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Playing more with Data

September 16, 2013

I recently watched a documentary on Tsunamis and they showed an animation of a large meteor slowly tumbling while approaching earth (to explain that in the past Tsunamis could be created by meteor strikes). In an idle speculation moment I wondered at what speed meteors and other small bodies actually tumble around in space (I had also just watched the trailer for ‘Gravity’ which makes use of this idea to dramatic effect).

So I looked around and found the  JPL small body database and its API for retrieving data . I donwloaded data for bodies that have a measured rotational period and did some analysis. My naive expectation was that there would be a rather uniform distribution of rotational periods, after all there would be very few limiting interactions.
Well the first insight was that rotational period is a Poisson distribution with a peak at 10 hours. So far so good. It indicates that there is some physical origin determining that rotation speed. I am cool with that, given that many such bodies originate from the asteroid belt and therefore some commonality is not surprising.


Then I decided to do a scatter diagram between diameter and rotational period and got a result that is the opposite of what I would expect. Basically the smaller the diameter the wider the distribution and the higher the median rotational period. In short, larger bodies rotate faster!?!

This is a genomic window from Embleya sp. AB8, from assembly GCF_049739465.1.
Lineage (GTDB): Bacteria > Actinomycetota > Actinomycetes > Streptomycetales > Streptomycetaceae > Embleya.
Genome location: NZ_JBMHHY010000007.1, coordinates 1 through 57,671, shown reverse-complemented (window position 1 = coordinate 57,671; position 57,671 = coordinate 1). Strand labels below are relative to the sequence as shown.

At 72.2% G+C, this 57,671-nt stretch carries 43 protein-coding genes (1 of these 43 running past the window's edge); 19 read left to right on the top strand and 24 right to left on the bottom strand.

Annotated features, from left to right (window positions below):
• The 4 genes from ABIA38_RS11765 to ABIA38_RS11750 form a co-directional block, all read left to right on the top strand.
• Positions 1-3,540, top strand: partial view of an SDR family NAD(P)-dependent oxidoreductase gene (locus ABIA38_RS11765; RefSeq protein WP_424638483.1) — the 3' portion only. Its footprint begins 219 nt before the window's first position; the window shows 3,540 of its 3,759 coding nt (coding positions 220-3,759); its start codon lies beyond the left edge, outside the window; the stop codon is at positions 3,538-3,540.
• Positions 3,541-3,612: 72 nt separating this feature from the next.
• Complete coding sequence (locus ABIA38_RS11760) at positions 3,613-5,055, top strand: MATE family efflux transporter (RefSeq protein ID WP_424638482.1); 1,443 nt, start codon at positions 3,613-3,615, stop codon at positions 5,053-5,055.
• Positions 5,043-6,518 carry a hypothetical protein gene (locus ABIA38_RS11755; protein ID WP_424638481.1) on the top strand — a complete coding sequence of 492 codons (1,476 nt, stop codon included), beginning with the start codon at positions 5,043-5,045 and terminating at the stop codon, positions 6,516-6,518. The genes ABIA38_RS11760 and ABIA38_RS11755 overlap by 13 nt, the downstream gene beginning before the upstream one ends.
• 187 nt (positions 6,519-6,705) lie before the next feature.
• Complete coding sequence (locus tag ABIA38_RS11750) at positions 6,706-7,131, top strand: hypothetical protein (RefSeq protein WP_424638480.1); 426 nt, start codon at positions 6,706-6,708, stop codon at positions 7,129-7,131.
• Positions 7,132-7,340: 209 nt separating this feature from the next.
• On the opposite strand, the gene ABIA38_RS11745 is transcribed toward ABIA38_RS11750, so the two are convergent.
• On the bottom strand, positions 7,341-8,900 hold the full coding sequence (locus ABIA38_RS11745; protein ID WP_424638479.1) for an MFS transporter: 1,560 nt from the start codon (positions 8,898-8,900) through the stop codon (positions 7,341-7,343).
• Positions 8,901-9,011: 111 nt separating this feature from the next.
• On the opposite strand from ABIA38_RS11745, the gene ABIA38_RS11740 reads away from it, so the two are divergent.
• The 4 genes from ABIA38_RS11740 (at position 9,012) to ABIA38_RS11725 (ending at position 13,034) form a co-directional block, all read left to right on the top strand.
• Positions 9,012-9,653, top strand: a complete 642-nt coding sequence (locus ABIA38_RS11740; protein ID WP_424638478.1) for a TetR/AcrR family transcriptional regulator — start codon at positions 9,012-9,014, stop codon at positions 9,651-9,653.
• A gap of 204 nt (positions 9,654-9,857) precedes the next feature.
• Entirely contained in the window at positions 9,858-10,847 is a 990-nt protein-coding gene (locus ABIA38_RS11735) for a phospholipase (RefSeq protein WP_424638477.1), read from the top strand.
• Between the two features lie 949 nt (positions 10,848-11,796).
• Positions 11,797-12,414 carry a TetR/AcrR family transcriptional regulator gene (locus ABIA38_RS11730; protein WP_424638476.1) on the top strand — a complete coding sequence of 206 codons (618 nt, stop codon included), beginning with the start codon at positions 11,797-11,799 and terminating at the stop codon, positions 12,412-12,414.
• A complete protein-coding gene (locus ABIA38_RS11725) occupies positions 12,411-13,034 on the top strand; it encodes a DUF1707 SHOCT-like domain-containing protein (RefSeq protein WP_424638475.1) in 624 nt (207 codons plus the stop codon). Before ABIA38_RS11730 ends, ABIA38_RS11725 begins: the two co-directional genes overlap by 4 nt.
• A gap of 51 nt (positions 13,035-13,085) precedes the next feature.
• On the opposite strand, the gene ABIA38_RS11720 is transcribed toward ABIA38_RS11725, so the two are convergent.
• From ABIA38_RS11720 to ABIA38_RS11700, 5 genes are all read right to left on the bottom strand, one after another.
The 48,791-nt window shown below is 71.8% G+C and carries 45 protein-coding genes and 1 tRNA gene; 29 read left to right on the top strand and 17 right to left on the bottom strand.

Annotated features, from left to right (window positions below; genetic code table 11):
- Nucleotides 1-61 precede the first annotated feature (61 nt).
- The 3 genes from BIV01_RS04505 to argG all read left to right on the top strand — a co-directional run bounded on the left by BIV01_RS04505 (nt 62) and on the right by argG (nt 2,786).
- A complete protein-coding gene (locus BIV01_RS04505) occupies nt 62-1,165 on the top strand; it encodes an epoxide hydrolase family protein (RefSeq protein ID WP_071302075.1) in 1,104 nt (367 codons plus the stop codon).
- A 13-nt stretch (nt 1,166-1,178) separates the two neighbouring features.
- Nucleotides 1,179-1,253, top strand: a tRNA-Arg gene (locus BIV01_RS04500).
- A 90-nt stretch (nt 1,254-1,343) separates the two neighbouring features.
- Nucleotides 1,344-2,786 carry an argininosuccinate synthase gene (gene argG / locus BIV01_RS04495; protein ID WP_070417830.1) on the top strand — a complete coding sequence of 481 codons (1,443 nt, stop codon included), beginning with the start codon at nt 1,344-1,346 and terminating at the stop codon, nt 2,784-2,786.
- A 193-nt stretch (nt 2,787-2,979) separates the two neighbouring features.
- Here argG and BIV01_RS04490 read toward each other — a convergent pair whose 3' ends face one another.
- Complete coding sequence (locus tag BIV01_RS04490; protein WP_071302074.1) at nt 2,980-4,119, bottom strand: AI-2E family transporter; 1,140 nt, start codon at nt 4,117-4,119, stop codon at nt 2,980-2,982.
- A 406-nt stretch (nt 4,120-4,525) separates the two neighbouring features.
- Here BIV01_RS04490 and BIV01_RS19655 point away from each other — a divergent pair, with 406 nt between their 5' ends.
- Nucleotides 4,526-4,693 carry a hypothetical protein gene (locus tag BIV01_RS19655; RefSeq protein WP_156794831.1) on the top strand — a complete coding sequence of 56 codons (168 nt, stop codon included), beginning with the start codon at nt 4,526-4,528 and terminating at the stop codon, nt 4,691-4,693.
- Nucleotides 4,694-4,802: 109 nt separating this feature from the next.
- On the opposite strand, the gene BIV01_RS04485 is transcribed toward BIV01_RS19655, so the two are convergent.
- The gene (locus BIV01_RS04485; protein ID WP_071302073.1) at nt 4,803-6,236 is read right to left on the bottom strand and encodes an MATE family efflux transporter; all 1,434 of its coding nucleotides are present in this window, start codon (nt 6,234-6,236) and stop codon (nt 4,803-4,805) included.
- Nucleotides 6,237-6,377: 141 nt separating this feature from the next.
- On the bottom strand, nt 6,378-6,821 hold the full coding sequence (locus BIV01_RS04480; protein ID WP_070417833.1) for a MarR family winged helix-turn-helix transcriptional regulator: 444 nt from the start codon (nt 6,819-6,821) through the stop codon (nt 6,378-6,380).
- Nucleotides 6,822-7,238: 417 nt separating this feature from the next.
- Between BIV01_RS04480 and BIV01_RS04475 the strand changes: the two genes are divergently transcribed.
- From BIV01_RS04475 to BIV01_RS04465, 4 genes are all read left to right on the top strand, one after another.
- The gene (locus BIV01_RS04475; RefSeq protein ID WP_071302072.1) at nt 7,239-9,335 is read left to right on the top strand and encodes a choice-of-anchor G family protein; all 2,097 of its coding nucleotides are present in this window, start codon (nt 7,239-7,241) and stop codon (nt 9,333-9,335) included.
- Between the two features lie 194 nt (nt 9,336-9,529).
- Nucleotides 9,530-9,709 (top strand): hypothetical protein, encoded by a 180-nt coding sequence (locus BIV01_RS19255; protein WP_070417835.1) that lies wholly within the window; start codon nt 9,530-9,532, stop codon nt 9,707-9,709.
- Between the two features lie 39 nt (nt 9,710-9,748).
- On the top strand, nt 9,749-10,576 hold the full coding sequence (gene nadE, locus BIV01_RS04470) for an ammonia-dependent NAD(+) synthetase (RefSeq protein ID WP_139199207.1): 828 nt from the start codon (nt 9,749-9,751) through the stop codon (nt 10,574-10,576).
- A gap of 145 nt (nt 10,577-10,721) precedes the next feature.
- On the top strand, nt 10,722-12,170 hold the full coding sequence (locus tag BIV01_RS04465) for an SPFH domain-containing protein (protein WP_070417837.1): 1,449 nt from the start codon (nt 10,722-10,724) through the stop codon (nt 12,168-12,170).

I would have expected larger bodies to have longer rotational periods, just as real big bodies (i.e. planets (let;s ignore moons)) do.

Do I make a fundamental error here?

Update 17 September

Well I did some more analysis and found out a few things. First of all I calculated the median wrong – using a proper package like NumPy highlighted that very quickly.


As you can see the median does not change as drastically towards the smaller bodies,

Second I grouped the records by sizes and then  plotted the distribution,


So this shows that the differences are becoming much less of an issue. And smaller bodies do now appear to rotate slightly faster.

The upshot: be careful with visualisation! The scattergram gave an impression that upon more detailed analysis does not stand up.

So the big contradiction appears to have gone away but it is still interesting that there is a distribution. Where does it come from?


From → Science

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